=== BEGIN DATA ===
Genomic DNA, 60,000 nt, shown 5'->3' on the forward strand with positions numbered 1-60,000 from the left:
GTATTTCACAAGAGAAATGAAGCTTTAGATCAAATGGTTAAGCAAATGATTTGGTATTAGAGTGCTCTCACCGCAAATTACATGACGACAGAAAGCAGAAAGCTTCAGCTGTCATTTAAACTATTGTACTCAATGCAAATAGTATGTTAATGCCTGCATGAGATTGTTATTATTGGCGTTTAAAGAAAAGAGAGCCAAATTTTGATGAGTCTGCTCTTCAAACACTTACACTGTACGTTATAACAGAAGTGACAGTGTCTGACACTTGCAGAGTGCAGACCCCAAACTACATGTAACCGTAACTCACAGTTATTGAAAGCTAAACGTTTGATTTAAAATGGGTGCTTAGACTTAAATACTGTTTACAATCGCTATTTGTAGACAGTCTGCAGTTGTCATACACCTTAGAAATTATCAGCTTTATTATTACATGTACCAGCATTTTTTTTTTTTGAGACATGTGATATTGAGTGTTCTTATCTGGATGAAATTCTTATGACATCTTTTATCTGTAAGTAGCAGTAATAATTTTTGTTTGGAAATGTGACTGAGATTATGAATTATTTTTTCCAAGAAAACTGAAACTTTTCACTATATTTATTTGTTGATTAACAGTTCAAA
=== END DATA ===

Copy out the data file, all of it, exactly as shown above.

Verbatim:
Genomic DNA, 60,000 nt, shown 5'->3' on the forward strand with positions numbered 1-60,000 from the left:
GTATTTCACAAGAGAAATGAAGCTTTAGATCAAATGGTTAAGCAAATGATTTGGTATTAGAGTGCTCTCACCGCAAATTACATGACGACAGAAAGCAGAAAGCTTCAGCTGTCATTTAAACTATTGTACTCAATGCAAATAGTATGTTAATGCCTGCATGAGATTGTTATTATTGGCGTTTAAAGAAAAGAGAGCCAAATTTTGATGAGTCTGCTCTTCAAACACTTACACTGTACGTTATAACAGAAGTGACAGTGTCTGACACTTGCAGAGTGCAGACCCCAAACTACATGTAACCGTAACTCACAGTTATTGAAAGCTAAACGTTTGATTTAAAATGGGTGCTTAGACTTAAATACTGTTTACAATCGCTATTTGTAGACAGTCTGCAGTTGTCATACACCTTAGAAATTATCAGCTTTATTATTACATGTACCAGCATTTTTTTTTTTTGAGACATGTGATATTGAGTGTTCTTATCTGGATGAAATTCTTATGACATCTTTTATCTGTAAGTAGCAGTAATAATTTTTGTTTGGAAATGTGACTGAGATTATGAATTATTTTTTCCAAGAAAACTGAAACTTTTCACTATATTTATTTGTTGATTAACAGTTCAAA